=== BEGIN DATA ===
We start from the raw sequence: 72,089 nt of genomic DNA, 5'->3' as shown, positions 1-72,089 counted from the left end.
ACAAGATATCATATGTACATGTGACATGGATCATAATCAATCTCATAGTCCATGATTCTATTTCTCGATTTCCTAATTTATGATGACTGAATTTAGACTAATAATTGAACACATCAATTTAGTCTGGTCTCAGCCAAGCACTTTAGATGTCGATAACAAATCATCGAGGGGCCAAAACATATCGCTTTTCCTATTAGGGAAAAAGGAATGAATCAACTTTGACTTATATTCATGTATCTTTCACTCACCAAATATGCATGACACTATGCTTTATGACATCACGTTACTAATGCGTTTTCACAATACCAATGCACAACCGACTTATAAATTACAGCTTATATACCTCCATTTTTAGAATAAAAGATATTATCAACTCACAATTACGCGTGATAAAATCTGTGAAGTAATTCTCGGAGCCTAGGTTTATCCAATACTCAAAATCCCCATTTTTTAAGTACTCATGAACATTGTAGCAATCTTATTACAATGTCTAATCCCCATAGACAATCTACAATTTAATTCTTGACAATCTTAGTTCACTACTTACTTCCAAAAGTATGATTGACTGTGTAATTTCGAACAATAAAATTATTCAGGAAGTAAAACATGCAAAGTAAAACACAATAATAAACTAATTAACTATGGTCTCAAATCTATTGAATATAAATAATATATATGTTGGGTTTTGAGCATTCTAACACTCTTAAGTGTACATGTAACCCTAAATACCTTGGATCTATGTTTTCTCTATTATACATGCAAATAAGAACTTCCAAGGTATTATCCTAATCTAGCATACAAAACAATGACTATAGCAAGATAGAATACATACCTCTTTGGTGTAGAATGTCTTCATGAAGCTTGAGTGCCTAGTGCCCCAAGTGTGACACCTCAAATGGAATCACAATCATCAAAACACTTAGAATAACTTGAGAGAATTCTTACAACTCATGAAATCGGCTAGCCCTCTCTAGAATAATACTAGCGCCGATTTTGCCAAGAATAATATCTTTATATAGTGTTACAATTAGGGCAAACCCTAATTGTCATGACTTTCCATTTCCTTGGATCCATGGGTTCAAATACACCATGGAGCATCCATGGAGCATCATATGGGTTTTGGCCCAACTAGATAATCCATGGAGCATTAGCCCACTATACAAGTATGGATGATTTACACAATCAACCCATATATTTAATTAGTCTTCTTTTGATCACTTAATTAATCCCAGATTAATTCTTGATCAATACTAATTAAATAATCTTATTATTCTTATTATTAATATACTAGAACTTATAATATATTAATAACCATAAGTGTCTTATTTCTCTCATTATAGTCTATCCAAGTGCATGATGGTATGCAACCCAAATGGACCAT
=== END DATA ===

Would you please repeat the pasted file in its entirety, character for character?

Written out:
We start from the raw sequence: 72,089 nt of genomic DNA, 5'->3' as shown, positions 1-72,089 counted from the left end.
ACAAGATATCATATGTACATGTGACATGGATCATAATCAATCTCATAGTCCATGATTCTATTTCTCGATTTCCTAATTTATGATGACTGAATTTAGACTAATAATTGAACACATCAATTTAGTCTGGTCTCAGCCAAGCACTTTAGATGTCGATAACAAATCATCGAGGGGCCAAAACATATCGCTTTTCCTATTAGGGAAAAAGGAATGAATCAACTTTGACTTATATTCATGTATCTTTCACTCACCAAATATGCATGACACTATGCTTTATGACATCACGTTACTAATGCGTTTTCACAATACCAATGCACAACCGACTTATAAATTACAGCTTATATACCTCCATTTTTAGAATAAAAGATATTATCAACTCACAATTACGCGTGATAAAATCTGTGAAGTAATTCTCGGAGCCTAGGTTTATCCAATACTCAAAATCCCCATTTTTTAAGTACTCATGAACATTGTAGCAATCTTATTACAATGTCTAATCCCCATAGACAATCTACAATTTAATTCTTGACAATCTTAGTTCACTACTTACTTCCAAAAGTATGATTGACTGTGTAATTTCGAACAATAAAATTATTCAGGAAGTAAAACATGCAAAGTAAAACACAATAATAAACTAATTAACTATGGTCTCAAATCTATTGAATATAAATAATATATATGTTGGGTTTTGAGCATTCTAACACTCTTAAGTGTACATGTAACCCTAAATACCTTGGATCTATGTTTTCTCTATTATACATGCAAATAAGAACTTCCAAGGTATTATCCTAATCTAGCATACAAAACAATGACTATAGCAAGATAGAATACATACCTCTTTGGTGTAGAATGTCTTCATGAAGCTTGAGTGCCTAGTGCCCCAAGTGTGACACCTCAAATGGAATCACAATCATCAAAACACTTAGAATAACTTGAGAGAATTCTTACAACTCATGAAATCGGCTAGCCCTCTCTAGAATAATACTAGCGCCGATTTTGCCAAGAATAATATCTTTATATAGTGTTACAATTAGGGCAAACCCTAATTGTCATGACTTTCCATTTCCTTGGATCCATGGGTTCAAATACACCATGGAGCATCCATGGAGCATCATATGGGTTTTGGCCCAACTAGATAATCCATGGAGCATTAGCCCACTATACAAGTATGGATGATTTACACAATCAACCCATATATTTAATTAGTCTTCTTTTGATCACTTAATTAATCCCAGATTAATTCTTGATCAATACTAATTAAATAATCTTATTATTCTTATTATTAATATACTAGAACTTATAATATATTAATAACCATAAGTGTCTTATTTCTCTCATTATAGTCTATCCAAGTGCATGATGGTATGCAACCCAAATGGACCAT